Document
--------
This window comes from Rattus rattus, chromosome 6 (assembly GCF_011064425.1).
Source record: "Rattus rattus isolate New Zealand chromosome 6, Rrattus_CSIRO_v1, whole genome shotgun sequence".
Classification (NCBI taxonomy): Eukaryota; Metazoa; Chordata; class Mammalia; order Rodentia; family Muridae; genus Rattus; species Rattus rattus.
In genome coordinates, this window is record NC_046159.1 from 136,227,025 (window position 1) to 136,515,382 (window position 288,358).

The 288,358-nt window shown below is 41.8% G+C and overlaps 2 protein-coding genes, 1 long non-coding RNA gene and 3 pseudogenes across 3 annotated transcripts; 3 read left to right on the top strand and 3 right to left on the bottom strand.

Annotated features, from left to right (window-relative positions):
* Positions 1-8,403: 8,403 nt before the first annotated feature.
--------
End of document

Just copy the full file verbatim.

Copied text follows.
This window comes from Rattus rattus, chromosome 6 (assembly GCF_011064425.1).
Source record: "Rattus rattus isolate New Zealand chromosome 6, Rrattus_CSIRO_v1, whole genome shotgun sequence".
Classification (NCBI taxonomy): Eukaryota; Metazoa; Chordata; class Mammalia; order Rodentia; family Muridae; genus Rattus; species Rattus rattus.
In genome coordinates, this window is record NC_046159.1 from 136,227,025 (window position 1) to 136,515,382 (window position 288,358).

The 288,358-nt window shown below is 41.8% G+C and overlaps 2 protein-coding genes, 1 long non-coding RNA gene and 3 pseudogenes across 3 annotated transcripts; 3 read left to right on the top strand and 3 right to left on the bottom strand.

Annotated features, from left to right (window-relative positions):
* Positions 1-8,403: 8,403 nt before the first annotated feature.